The American Woman's Home, originally published in 1869, was one of the late nineteenth century's most important handbooks of domestic advice. The result of a collaboration by two of the era's most important writers, this book represents their attempt to direct women's acquisition and use of a dizzying variety of new household consumer goods available in the post-Civil War economic boom. It updates Catharine Beecher's influential Treatise on Domestic Economy (1841) and incorporates domestic writings by Harriet Beecher Stowe first published in The Atlantic in the 1860s. Today, the book can be likened to an anthology of household hints, with articles on cooking, decorating, housekeeping, child-rearing, hygiene, gardening, etiquette, and home amusements. The American Woman's Home, almost a bible on domestic topics for Victorian women, illuminates women's roles a century and a half ago and can be used for comparison with modern theories on the role of women in the home and in society. Illustrated with the original engravings, this completely new edition offers a lively introduction by Nicole Tonkovich and notes linking the text to important historical, social, and cultural events of the late nineteenth century. Nicole Tonkovich is associate professor of Literature at the University of California, San Diego and the author of Domesticity with a Difference: The Nonfiction of Sarah Josepha Hale, Catharine Beecher, Fanny Fern, and Margaret Fuller. "A valuable book made conveniently available." -Choice
Eight delightfully entertaining pieces, including "The Notorious Jumping Frog of Calaveras County," "Fenimore Cooper's Literary Offenses," "Journalism in Tennessee," "About Barbers," "The Stolen White Elephant," and three more.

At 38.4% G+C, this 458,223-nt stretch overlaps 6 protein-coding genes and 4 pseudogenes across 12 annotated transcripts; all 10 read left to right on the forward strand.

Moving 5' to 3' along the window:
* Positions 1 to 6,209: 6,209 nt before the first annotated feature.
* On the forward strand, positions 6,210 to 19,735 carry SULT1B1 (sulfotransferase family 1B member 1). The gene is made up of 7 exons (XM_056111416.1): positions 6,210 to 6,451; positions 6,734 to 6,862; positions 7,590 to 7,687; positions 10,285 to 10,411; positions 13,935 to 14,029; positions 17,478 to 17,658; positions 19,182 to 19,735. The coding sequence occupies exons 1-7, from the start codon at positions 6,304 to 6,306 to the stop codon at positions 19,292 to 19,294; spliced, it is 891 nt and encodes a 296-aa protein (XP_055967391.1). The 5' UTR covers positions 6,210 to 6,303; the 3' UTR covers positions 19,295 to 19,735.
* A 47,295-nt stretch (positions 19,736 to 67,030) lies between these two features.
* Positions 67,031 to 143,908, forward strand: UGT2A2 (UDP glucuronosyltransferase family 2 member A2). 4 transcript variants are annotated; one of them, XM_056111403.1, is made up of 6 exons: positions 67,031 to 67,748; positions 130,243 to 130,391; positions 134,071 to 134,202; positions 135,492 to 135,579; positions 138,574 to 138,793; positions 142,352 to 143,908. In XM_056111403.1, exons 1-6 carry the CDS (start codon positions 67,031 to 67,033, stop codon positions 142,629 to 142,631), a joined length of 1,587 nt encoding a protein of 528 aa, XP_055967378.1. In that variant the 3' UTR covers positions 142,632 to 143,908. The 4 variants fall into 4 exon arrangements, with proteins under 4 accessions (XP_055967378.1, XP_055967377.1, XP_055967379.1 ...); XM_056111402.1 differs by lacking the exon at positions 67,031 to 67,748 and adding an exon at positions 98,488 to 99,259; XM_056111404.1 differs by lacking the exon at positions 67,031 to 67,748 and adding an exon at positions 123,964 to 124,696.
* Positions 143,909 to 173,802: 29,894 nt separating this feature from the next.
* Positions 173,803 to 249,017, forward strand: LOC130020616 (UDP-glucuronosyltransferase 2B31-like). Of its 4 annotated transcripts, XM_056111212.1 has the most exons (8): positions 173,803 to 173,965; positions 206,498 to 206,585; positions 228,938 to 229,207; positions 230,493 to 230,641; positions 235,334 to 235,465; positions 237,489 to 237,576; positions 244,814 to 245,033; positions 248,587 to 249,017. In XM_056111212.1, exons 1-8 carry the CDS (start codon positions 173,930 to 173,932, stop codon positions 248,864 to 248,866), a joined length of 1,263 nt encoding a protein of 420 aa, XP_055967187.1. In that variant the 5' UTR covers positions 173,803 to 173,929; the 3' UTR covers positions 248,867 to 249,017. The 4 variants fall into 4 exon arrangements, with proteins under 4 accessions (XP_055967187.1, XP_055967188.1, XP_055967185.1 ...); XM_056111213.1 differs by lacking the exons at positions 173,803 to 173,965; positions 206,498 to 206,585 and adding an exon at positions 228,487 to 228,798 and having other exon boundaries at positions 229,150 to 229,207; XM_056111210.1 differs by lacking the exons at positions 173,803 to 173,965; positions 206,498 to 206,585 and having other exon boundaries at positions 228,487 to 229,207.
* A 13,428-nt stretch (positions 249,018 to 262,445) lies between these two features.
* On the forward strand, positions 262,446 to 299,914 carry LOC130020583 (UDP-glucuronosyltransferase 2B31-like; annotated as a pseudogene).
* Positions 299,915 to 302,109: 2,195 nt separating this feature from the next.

Author: X. J. Kennedy
Publisher: Macmillan Higher Education
Release Date: 2016-03-15
Genre: Language Arts & Disciplines
Long one of the most popular composition readers on the market, The Bedford Reader provides compelling readings by excellent writers. It takes a practical and flexible approach to the rhetorical methods, focusing on their uses in varied writing situations. The popular "Writers on Writing" feature illustrates the many ways writers create meaning from what they read and experience, and the Kennedys' instruction helps students connect critical reading to academic writing. The twelfth edition provides even more helpful guidance for students on critical reading and writing, a new appendix with advice on APA documentation, and an updated selection of compelling readings. The print text is now integrated with e-Pages for The Bedford Reader, designed to take advantage of what the Web can do, with provocative new essays and multimodal selections.
"I highly recommend reading this supplement in conjunction with Ms. Stowe's novel to gain a better understanding of the history of our nation." — The Literary South In 1852 Harriet Beecher Stowe published Uncle Tom's Cabin, an instant classic that received overwhelming acclaim by Northerners and other abolitionist readers. Southerners, conversely, strongly denied the novel's accuracy. The following year Stowe answered pro-slavery critics with this unique bestseller, a meticulous and thoughtful defense of her work, which cites real-life equivalents to her characters. Southern readers were further incensed by this follow-up volume, their wrath in no small part inflamed by a Yankee woman's presuming to tell men what to think. A critical aspect of Stowe's Key is her critique of the law's support of not only the institution of slavery but also the mistreatment of individual slaves. As in the original novel, her challenge extends beyond slavery to the law itself. American society's first widely read political novel, Uncle Tom's Cabin influenced the development of the nation's literature, particularly in terms of protest writing. This supplement to the novel offers valuable insights into a historical and literary landmark.
Author: Jo-Ann Morgan
Publisher: University of Missouri Press
Release Date: 2007
"Examines the artwork of Hammatt Billings, George Cruikshank, Winslow Homer, Eastman Johnson, Henry Ossawa Tanner, and Thomas Satterwhite Noble to show how, as Uncle Tom's Cabin gained popularity, visual strategies were used to coax the subversive potenti